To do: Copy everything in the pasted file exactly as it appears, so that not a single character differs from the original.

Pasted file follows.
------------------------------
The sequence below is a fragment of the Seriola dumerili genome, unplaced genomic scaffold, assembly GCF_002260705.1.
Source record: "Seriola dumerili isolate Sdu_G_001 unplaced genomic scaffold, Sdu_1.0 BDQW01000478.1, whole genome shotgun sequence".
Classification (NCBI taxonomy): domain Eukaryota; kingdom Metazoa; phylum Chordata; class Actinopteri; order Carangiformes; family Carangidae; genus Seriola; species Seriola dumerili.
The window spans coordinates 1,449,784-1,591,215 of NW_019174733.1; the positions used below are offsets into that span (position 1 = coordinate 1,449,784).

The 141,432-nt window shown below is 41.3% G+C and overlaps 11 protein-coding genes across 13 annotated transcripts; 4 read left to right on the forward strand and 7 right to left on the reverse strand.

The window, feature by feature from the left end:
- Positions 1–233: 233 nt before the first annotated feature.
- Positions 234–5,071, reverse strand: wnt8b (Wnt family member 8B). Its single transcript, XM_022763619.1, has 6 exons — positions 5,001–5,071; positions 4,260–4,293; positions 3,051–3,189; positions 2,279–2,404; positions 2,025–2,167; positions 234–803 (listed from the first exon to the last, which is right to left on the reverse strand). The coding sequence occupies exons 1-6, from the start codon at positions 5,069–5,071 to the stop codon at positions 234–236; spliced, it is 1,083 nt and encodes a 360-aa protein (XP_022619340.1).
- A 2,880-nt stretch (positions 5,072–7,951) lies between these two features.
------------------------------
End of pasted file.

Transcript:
The sequence below is a fragment of the Seriola dumerili genome, unplaced genomic scaffold, assembly GCF_002260705.1.
Source record: "Seriola dumerili isolate Sdu_G_001 unplaced genomic scaffold, Sdu_1.0 BDQW01000478.1, whole genome shotgun sequence".
Classification (NCBI taxonomy): domain Eukaryota; kingdom Metazoa; phylum Chordata; class Actinopteri; order Carangiformes; family Carangidae; genus Seriola; species Seriola dumerili.
The window spans coordinates 1,449,784-1,591,215 of NW_019174733.1; the positions used below are offsets into that span (position 1 = coordinate 1,449,784).

The 141,432-nt window shown below is 41.3% G+C and overlaps 11 protein-coding genes across 13 annotated transcripts; 4 read left to right on the forward strand and 7 right to left on the reverse strand.

The window, feature by feature from the left end:
- Positions 1–233: 233 nt before the first annotated feature.
- Positions 234–5,071, reverse strand: wnt8b (Wnt family member 8B). Its single transcript, XM_022763619.1, has 6 exons — positions 5,001–5,071; positions 4,260–4,293; positions 3,051–3,189; positions 2,279–2,404; positions 2,025–2,167; positions 234–803 (listed from the first exon to the last, which is right to left on the reverse strand). The coding sequence occupies exons 1-6, from the start codon at positions 5,069–5,071 to the stop codon at positions 234–236; spliced, it is 1,083 nt and encodes a 360-aa protein (XP_022619340.1).
- A 2,880-nt stretch (positions 5,072–7,951) lies between these two features.